Many delights here, the music itself and Peter Donohoe’s sensitive and poetic playing of it. The other good news is that Donohoe is recording all of Grieg’s Lyric Pieces, and he has some interesting things to say about this repertoire for the booklet, which also includes an essay by Erling Dahl. While in housekeeping mode, let me mention that Jonathan Cooper’s Potton Hall sound is first-class, nicely intimate but also sporting a wide dynamic range when needed, for although Donohoe is the epitome of elegance and charm, as well as being attractively improvisatory, he doesn’t stint on contrasts and is faithfully captured.

This eighty-three-minute recital of twenty-seven selections is pure pleasure, and nicely varied in mood and tempo to enjoy at a single sitting, Donohoe with each of the first notes so inviting. The well-known ‘Wedding Day at Troldhaugen’ is wonderfully brought off, for example, with joyful rhythms and melodic shape, so tender in the middle section; and elsewhere, whether the miniature is quicksilver, rapid, or gently expressive (such as ‘Albumblad’, played here with enough twinkle-in-the-eye syncopation to anticipate Gershwin), Donohoe is a magician and can be spoken of in company with Emil Gilels and his celebrated selection for Deutsche Grammophon. Donohoe’s revelatory Grieg is on Chandos CHAN 20254.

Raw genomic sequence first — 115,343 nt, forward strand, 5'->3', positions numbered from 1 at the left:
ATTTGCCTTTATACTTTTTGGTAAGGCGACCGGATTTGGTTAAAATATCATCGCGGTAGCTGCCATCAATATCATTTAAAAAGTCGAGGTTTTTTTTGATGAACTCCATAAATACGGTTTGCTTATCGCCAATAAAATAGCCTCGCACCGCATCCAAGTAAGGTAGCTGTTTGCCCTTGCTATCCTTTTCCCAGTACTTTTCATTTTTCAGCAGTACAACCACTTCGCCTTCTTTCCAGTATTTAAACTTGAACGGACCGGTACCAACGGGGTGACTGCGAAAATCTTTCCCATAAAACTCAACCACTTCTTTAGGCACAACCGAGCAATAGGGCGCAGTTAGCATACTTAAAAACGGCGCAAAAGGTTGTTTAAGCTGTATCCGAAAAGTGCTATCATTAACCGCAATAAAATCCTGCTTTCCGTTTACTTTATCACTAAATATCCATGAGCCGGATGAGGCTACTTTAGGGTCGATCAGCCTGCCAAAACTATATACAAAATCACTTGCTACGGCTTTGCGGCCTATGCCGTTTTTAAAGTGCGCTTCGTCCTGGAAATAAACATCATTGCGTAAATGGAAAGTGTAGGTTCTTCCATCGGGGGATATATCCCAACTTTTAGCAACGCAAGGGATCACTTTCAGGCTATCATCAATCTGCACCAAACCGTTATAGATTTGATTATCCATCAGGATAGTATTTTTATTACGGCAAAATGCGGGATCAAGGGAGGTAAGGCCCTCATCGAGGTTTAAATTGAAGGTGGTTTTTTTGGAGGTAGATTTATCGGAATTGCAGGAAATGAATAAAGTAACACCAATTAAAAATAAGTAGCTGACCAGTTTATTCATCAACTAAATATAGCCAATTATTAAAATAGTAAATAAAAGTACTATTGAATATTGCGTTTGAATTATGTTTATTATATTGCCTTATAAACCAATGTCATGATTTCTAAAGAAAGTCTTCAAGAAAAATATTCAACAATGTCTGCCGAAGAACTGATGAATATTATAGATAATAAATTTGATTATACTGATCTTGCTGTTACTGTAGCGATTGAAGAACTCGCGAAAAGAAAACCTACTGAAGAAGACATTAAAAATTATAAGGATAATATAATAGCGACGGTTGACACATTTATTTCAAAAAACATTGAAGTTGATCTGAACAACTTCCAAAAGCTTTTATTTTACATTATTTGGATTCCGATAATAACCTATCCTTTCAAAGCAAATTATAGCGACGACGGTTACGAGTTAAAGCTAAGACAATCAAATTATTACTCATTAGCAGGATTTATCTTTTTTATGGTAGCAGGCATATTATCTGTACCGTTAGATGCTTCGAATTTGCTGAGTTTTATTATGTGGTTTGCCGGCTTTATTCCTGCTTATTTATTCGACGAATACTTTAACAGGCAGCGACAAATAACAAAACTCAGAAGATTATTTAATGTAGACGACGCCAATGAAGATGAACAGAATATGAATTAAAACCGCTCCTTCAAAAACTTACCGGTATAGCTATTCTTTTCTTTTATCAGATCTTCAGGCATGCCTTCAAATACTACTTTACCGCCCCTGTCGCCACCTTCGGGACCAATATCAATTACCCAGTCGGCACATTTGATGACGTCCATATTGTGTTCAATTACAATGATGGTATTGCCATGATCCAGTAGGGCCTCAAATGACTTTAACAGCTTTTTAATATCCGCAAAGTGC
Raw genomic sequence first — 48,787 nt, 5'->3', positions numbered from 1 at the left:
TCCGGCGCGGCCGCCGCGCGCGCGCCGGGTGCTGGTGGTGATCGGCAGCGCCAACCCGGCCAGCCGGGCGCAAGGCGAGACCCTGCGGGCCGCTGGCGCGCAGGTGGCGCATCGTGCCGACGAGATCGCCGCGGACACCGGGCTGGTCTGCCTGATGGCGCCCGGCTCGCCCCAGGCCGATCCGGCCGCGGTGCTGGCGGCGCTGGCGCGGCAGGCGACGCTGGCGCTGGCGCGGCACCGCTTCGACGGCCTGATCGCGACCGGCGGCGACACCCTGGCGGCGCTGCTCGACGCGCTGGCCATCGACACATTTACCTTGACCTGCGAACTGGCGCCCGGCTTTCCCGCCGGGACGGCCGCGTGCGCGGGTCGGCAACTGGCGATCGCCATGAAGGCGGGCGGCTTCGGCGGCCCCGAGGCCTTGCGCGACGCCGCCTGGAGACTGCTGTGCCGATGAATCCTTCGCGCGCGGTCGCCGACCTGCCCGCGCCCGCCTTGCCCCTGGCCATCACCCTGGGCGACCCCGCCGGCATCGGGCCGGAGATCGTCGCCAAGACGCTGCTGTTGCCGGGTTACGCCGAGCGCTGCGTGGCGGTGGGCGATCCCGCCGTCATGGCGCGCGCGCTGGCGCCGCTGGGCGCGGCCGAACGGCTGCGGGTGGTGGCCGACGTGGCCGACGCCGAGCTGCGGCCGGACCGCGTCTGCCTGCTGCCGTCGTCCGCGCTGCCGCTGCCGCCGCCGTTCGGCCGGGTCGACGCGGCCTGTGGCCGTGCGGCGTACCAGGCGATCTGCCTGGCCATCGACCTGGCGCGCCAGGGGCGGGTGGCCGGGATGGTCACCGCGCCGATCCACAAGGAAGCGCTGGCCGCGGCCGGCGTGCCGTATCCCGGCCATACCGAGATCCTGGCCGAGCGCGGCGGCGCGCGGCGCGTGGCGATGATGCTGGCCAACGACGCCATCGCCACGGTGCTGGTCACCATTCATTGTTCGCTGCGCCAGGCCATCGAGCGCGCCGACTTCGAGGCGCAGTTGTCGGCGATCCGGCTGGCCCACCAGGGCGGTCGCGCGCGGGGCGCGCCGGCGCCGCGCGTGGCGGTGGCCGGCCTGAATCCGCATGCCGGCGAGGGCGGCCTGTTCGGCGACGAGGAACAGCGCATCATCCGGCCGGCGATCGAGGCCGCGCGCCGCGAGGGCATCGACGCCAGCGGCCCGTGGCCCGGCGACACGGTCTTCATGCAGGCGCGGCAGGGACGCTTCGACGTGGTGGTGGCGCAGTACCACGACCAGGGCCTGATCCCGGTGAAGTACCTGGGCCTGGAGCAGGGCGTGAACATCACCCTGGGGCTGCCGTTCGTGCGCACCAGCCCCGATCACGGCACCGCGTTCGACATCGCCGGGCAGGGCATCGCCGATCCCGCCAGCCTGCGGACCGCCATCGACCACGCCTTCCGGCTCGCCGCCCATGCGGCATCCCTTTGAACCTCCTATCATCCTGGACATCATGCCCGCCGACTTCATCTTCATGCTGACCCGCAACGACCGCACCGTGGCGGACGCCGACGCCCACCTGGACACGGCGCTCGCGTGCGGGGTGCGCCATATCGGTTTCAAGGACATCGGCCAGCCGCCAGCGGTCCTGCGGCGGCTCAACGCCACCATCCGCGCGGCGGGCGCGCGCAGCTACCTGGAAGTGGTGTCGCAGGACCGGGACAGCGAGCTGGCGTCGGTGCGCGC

He is also recording the whole of Mendelssohn’s Songs Without Words. Similarly, the first volume is an impressive start:

Also with Donohoe,, and

Many Happy Returns to Peter Donohoe, 69 today.